Is My Table Saw Arbor Shot? Bearings, Actually

I have a 70's era Craftsman contractors saw. 113.298031
When I move the blade by hand it feels "chunky". I took the belt off so that I was just spinning the blade and arbor and it "hesitates" every 1/2" or so. It doesn't spin freely even with the belt off. As I pull the blade along I can feel a soft thump, thump, thump. No hard clunking, but it requires an increase in pulling power to get it past those points.
See if this video works. I'm trying to move the blade with a constant amount of pull and you can see the stop and go. (Yes, I'm turning it backwards, but it does the same thing going forward.)

https://youtu.be/jy_4iQ9DE2g

https://youtu.be/jy_4iQ9DE2g

I have a spare arbor (brand new) It has one bearing, the inside one near the threads.
I guess I should order the outside bearing and tear the thing apart right?
From what I'm been reading, you're supposed take the entire arbor housing out through the rear to get to the arbor bearing retainer screws. That allows you to remove the outside bearing so you can slide the arbor itself out.
Why not just cut a piece out of the sheet metal housing and do it all from the side of the saw? As far as I can tell, that would give me direct access to the 3 arbor bearing retainer screws. If I then covered the hole with a piece of plywood (and sealed it up) I could hang all sorts of accessories from the board. ;-) I'd also have easier access for future maintenance/cleaning.
Other than destroying the re-sell value of a saw that I paid $110 for in the mid-80's, is there any reason not to go in through the side?
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On Sunday, February 10, 2019 at 5:46:31 PM UTC-8, DerbyDad03 wrote:

Removing the assembly is two knobs and a dozen screws; it too gives full access, including to parts you won't get to through a hole. That seems to me quicker than making a hole, and neater.
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On Feb 10, 2019, DerbyDad03 wrote

Yes, the arbor bearings are toast. I´ve had this problem. There is no need to cut through the side sheet metal to get the arbor out. It went together without doing any such thing. It´s best to take the wings et al off and turn the saw upside-down on a workbench.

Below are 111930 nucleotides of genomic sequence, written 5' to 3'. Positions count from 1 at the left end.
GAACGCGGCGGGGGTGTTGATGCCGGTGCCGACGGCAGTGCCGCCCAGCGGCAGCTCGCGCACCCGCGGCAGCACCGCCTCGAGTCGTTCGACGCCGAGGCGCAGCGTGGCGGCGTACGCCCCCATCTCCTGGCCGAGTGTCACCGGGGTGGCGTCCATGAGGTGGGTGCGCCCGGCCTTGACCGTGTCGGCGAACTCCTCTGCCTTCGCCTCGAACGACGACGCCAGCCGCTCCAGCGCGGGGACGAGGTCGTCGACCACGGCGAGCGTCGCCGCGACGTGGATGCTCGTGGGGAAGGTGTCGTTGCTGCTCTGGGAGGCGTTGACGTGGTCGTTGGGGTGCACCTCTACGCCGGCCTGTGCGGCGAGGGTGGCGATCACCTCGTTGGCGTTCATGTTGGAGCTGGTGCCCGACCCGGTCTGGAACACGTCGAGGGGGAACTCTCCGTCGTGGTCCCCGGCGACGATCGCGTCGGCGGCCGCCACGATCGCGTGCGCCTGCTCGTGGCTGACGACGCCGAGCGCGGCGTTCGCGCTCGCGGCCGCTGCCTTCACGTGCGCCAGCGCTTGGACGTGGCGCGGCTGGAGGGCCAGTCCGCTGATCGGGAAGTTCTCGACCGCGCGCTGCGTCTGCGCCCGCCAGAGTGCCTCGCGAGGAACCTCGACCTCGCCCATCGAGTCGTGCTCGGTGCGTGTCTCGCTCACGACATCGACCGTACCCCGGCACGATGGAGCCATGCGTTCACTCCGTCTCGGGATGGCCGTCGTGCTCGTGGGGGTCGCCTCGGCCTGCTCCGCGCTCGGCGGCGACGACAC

On mine, the hard part was taking the arbor itself apart. I had to make a special spanner wrench (using a metal lathe and a vertical mill) to unscrew the ring nut that holds everything in. I looked up your unit - no special tool needed.
When you have the bearings out, take them to a local bearing place to be matched. Then put it all back together.
There are places that will replace the bearings for you if you send them the arbor as well.
Joe Gwinn
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How old is the spare arbor? The grease in bearings can lose it's ability to lubricate. If the arbor is old I would replace the bearing on it also. CP
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On Monday, February 11, 2019 at 11:01:54 AM UTC-5, MOP CAP wrote:

It was ordered directly from Sears maybe 3-4 years ago. I have no idea how long they had it on the shelf or how long the bearing itself was in the shelf.
For that matter, I don't how long any bearings that I order today have been on a shelf. They might be older than what's on the spare arbor. Other than tracing down a lot number, assuming There is one, I'm not sure how one would know the age of a given bearing.
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On 2/10/2019 7:46 PM, DerbyDad03 wrote:

If the belt is off, the blade should not be doing that. I would say the bearings are done.
Time for a new track saw? ;~)

Can you remove the top and arbor trunion assembly?

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On Monday, February 11, 2019 at 2:15:28 PM UTC-5, Leon wrote:

You were the first person I thought of while I was posting my question.
I totally expected you to say that. ;-)

Don't know yet. It still works and I need to finish the bench first. I'm close, may even be done with the table saw, but I don't want to take a chance of needing the saw before I'm done.
Here's the reason I was considering going in through the side:
It seems to me that if I start removing major components, such as the top, the arbor housing, etc. it's going to mean a major tune-up once I get it all back together. On the other hand, if all I need to do is remove is 3 screws to get to the outer bearing, I should be able to slide the arbor right out and then right back in.
Remember the Monza? If I recall correctly, you had to disconnect the motor mounts and tilt the engine to get to one of the spark plugs. I think it was on that car that somebody figured out that you could get to the spark plug by cutting a hole in the wheel well. I may have my cars/hacks mixed up, but that's the concept I'm talking about. Why take half the saw apart just to get to 3 screws that a thin piece of sheet metal is blocking?
Maybe it's not that simple but that's why I asked.